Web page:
Pancreatic neuroendocrine tumors represent a small percentage of all pancreatic tumors (1.3%) but their incidence is rising. Prior to 2011, the only approved agent for unresectable disease was streptozicin (often used in combination with doxorubicin) but the efficacy of this drug is in question and there had not been any new drugs approved for this disease in more than 20 years. Recently there has been new excitement for the treatment of advanced neuroendocrine tumors including those of the pancreas (pNET) with FDA approval of 2 new agents in 2011. One of these agents was everolimus, an mTOR inhibitor, which was approved on the basis of a landmark phase III study (RADIANT-3). At the 2011 American Society of Clinical Oncology (ASCO) Annual Meeting, several abstracts were presented reviewing novel agents in the treatment of advanced NET. Three abstracts looked at characteristics of patients treated on the RADIANT-3 study and looked at the role of prior chemotherapy use (Abstract #4103), somatostatin analog use (Abstract #4010), and updated safety data (Abstract #4009) from this trial. Additionally, an abstract was presented (Abstract 4008) looking at updated data from the other targeted agent approved for advanced pNET, sunitinib, a multi-tyrosine kinase inhibitor, which demonstrated improvement in progression-free survival compared to placebo. Novel agents were also presented, including a phase II trial looking at the combination of sorafenib and bevacizumab (Abstract #4113), and a phase I trial looking at a novel somatostatin analog, pasireotide, in combination with everolimus (Abstract #4120) The authors review and summarize these abstracts in this article.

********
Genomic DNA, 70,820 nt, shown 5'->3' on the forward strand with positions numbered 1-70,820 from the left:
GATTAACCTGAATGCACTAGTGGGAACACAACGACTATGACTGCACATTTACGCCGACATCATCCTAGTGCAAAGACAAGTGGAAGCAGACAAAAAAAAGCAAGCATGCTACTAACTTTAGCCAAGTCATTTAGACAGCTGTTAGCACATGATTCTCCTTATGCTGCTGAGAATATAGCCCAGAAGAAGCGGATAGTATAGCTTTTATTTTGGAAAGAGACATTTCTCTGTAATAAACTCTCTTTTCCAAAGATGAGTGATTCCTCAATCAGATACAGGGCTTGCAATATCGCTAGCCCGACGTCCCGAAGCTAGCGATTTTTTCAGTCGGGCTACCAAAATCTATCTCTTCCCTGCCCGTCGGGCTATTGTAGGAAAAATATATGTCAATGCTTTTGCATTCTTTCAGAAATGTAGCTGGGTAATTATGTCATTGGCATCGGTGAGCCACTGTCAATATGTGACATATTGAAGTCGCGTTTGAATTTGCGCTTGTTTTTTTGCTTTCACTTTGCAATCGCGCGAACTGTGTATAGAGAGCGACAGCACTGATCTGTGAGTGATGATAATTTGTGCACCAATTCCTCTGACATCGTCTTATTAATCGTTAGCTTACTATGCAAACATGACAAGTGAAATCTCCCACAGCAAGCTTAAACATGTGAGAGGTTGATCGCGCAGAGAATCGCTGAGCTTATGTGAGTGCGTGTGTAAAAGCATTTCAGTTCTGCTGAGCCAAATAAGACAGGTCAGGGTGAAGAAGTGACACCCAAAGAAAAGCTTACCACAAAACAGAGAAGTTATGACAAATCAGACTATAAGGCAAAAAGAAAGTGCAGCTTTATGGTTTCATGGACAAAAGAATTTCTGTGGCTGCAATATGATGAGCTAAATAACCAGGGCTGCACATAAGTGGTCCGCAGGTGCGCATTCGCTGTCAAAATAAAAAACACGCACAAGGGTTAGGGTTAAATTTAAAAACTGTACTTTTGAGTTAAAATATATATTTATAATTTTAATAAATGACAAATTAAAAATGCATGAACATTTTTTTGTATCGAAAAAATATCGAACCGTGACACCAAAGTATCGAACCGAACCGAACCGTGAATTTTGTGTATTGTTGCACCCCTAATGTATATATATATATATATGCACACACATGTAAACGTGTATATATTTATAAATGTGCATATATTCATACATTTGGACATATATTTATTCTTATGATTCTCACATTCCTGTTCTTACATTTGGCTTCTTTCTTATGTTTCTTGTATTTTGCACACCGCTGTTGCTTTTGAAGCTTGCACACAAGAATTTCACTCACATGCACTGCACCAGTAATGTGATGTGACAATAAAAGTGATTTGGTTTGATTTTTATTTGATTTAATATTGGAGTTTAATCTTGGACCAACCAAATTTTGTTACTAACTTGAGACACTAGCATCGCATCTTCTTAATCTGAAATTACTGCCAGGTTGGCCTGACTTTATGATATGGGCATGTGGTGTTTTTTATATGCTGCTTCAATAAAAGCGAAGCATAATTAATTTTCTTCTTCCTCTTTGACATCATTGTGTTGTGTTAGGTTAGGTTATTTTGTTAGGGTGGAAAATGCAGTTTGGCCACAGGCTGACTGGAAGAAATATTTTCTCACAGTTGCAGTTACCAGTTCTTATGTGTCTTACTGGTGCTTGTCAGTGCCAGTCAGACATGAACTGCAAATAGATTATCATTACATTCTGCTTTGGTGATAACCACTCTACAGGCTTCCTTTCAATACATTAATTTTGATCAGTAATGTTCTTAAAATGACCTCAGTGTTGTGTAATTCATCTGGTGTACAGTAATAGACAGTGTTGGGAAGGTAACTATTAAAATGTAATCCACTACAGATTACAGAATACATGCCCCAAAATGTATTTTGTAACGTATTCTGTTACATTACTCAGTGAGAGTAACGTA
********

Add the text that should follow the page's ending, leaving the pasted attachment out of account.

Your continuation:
Paul E Oberstein, Muhammad Wasif Saif